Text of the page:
Little sharks have become popular in Vancouver after recent videos of spiny dogfish feeding along the Stanley Park seawall and Granville Island emerged online.
Spiny dogfish are extremely common along the west coast and hunt in large schools. Technically a shark, the marine creatures grow between 75 and 105 cm. They generally live between 30 to 40 years, but some can live as long as 70.
Dogfish were harvested in Canada in the early 20th century for their oil-rich liver, which was used for lamp oil and machine lubricants. They are part of a directed fishery in Atlantic Canada and are studied extensively by Fisheries and Oceans Canada.
Spiny dogfish are mostly considered a nuisance in the B.C. fishing community. They often interfere with fishing operations for other species and can damage gear.
So why are we seeing so many in local waters around the city these days?
According to Jason Assonitis, owner of Bon Chovy Fishing Charters, an abundance of juvenile herring and a recent anchovy bloom (both major food sources for dogfish) could be the reason.
Since 2011 the Squamish Streamkeepers have been trying to restore the herring population in False Creek, following years of a spawning decline due to increased urbanization. The initiative includes wrapping creosote pilings and making net panels, which provide artificial surfaces for herring spawning and rearing habitat.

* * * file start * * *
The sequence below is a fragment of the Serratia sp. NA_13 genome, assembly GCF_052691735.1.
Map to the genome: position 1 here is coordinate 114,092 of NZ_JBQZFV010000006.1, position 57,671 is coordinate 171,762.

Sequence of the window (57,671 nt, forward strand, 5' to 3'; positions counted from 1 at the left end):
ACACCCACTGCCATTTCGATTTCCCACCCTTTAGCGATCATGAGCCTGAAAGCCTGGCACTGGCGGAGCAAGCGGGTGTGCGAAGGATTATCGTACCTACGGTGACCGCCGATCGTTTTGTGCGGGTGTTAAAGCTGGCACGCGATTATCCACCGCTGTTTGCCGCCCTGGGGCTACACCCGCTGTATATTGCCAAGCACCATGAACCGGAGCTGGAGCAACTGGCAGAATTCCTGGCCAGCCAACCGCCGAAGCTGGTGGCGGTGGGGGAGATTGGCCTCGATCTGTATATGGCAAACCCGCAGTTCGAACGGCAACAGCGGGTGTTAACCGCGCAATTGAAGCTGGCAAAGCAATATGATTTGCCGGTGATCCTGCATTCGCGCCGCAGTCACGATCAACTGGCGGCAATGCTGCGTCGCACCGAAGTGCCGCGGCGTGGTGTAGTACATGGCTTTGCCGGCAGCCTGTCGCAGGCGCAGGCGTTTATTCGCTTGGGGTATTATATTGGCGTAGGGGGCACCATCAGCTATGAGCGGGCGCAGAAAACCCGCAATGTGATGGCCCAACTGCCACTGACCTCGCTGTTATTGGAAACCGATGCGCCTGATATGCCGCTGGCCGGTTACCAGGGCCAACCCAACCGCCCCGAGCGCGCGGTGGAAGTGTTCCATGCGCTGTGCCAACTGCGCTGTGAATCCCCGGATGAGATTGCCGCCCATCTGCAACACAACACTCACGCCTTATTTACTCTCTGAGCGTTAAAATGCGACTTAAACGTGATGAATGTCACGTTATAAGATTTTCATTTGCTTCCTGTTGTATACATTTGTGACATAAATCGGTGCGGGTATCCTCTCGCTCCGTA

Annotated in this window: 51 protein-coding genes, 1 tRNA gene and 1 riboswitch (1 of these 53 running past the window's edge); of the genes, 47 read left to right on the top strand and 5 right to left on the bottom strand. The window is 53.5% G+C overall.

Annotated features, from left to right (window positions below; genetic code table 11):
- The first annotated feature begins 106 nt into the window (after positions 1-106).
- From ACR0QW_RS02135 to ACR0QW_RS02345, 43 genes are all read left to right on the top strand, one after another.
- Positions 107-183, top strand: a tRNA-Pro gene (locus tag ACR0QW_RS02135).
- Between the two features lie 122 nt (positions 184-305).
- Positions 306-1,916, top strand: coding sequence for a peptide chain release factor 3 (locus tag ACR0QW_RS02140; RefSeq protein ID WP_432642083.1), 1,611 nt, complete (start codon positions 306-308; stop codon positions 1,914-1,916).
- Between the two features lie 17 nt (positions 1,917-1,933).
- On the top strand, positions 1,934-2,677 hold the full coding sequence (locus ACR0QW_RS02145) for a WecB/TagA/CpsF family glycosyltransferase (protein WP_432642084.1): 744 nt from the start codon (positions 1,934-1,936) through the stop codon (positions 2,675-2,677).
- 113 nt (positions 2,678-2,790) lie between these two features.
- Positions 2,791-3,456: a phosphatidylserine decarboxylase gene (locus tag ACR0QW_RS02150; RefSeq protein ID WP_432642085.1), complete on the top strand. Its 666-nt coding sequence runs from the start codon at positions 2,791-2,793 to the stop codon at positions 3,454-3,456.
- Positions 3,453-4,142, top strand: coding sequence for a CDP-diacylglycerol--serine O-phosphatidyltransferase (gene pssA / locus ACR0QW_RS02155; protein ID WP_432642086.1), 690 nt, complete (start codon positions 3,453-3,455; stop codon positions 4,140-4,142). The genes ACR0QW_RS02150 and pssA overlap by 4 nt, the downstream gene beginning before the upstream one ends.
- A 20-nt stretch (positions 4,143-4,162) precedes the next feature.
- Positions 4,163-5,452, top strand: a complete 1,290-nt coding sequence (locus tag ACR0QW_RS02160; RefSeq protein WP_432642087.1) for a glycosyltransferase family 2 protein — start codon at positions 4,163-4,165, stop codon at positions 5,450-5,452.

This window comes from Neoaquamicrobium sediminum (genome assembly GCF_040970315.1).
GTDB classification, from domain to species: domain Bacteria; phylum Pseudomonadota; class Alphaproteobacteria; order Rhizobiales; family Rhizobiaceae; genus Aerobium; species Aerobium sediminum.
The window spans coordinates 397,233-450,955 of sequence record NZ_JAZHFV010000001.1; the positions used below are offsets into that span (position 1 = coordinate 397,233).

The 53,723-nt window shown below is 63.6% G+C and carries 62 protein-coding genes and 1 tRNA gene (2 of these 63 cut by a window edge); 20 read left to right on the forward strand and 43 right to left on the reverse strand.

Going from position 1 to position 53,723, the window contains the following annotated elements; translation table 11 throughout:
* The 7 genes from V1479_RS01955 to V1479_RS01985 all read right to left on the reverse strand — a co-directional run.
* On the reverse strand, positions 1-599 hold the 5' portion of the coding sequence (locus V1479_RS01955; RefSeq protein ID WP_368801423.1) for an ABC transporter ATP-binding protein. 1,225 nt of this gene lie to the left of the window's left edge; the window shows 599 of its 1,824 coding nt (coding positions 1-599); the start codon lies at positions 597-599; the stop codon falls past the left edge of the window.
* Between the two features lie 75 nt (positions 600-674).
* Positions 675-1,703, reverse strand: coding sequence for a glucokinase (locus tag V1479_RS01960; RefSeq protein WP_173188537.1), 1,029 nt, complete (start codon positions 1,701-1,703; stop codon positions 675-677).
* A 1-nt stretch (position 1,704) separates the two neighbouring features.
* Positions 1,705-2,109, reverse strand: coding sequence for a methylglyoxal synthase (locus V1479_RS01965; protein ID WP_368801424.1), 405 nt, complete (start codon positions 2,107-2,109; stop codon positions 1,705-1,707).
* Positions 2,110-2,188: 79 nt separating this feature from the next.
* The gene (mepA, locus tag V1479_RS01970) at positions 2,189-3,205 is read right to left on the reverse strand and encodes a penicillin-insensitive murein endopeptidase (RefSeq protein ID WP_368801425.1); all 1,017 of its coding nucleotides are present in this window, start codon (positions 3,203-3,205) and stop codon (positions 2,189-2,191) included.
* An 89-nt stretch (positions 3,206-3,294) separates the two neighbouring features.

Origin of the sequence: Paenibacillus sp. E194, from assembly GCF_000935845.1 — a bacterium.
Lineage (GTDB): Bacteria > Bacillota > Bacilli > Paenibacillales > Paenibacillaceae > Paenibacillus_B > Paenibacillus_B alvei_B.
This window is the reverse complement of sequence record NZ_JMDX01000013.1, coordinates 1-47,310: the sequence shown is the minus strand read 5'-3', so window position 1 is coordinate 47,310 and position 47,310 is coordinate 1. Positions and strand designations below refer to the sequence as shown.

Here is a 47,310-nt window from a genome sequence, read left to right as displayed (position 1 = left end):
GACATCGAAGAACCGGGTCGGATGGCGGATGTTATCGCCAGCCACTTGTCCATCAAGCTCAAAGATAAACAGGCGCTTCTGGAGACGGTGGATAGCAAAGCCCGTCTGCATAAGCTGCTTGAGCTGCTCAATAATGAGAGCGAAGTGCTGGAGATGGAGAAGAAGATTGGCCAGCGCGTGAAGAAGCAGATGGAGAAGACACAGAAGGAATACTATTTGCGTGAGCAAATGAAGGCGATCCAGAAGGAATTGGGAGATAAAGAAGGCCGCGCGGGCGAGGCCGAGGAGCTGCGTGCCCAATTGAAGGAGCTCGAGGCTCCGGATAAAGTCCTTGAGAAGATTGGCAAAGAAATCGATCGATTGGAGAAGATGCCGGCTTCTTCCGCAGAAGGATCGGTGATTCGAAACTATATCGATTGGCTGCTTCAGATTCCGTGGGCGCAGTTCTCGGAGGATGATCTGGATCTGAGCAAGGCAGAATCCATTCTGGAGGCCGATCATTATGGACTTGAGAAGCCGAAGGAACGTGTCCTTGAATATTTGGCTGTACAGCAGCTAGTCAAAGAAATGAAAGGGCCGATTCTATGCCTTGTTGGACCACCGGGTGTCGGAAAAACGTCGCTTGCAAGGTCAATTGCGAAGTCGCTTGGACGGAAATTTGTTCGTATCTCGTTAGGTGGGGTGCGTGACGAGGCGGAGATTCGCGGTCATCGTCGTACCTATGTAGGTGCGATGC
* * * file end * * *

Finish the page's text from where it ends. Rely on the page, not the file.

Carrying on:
Jeffrey Scott, a sustainable fisheries researcher with Skipper Otto, speculates changing currents and rising water temperatures could also play a role.
But are you allowed to catch them? Turns out you can and it's actually pretty easy.
First things first, if you intend on fishing you'll need a proper licence, which can be obtained online.
In terms of bait, small fish such as cod, herring, haddock, or hake work best. Dogfish also eat invertebrates like krill, crabs, jellyfish, squid, and octopus.
The current daily catch limit in B.C. is four.
Can you eat them?
In some parts of the world, spiny dogfish are used as a food source in fish and chips. They can even be smoked or used in stews. Their tough skin can make preparation difficult and watch out for those spines!
Scott even says dogfish are kind of cute so you'll probably want to toss them back.
"They have these cat-like eyes; they make you feel very sympathetic toward them."
You won't need a bigger boat, just a bit of patience.
With files from Cameron Thomson